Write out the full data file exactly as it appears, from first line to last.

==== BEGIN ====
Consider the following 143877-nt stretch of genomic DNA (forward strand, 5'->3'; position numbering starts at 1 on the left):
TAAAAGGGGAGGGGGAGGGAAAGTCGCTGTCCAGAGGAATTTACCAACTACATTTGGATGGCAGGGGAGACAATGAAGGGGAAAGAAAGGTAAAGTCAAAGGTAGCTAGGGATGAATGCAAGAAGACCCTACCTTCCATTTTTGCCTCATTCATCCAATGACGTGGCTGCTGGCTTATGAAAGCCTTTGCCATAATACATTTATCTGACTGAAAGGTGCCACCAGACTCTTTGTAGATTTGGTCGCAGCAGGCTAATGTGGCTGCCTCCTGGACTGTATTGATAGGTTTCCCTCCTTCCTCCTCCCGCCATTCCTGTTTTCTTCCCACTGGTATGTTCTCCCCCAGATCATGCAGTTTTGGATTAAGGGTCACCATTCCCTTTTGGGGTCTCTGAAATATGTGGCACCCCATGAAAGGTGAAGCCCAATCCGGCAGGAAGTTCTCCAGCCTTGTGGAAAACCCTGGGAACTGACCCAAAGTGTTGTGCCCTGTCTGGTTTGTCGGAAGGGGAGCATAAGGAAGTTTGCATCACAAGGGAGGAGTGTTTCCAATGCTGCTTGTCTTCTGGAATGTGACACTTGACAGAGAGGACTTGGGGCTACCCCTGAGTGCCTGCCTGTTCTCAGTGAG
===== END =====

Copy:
Consider the following 143877-nt stretch of genomic DNA (forward strand, 5'->3'; position numbering starts at 1 on the left):
TAAAAGGGGAGGGGGAGGGAAAGTCGCTGTCCAGAGGAATTTACCAACTACATTTGGATGGCAGGGGAGACAATGAAGGGGAAAGAAAGGTAAAGTCAAAGGTAGCTAGGGATGAATGCAAGAAGACCCTACCTTCCATTTTTGCCTCATTCATCCAATGACGTGGCTGCTGGCTTATGAAAGCCTTTGCCATAATACATTTATCTGACTGAAAGGTGCCACCAGACTCTTTGTAGATTTGGTCGCAGCAGGCTAATGTGGCTGCCTCCTGGACTGTATTGATAGGTTTCCCTCCTTCCTCCTCCCGCCATTCCTGTTTTCTTCCCACTGGTATGTTCTCCCCCAGATCATGCAGTTTTGGATTAAGGGTCACCATTCCCTTTTGGGGTCTCTGAAATATGTGGCACCCCATGAAAGGTGAAGCCCAATCCGGCAGGAAGTTCTCCAGCCTTGTGGAAAACCCTGGGAACTGACCCAAAGTGTTGTGCCCTGTCTGGTTTGTCGGAAGGGGAGCATAAGGAAGTTTGCATCACAAGGGAGGAGTGTTTCCAATGCTGCTTGTCTTCTGGAATGTGACACTTGACAGAGAGGACTTGGGGCTACCCCTGAGTGCCTGCCTGTTCTCAGTGAG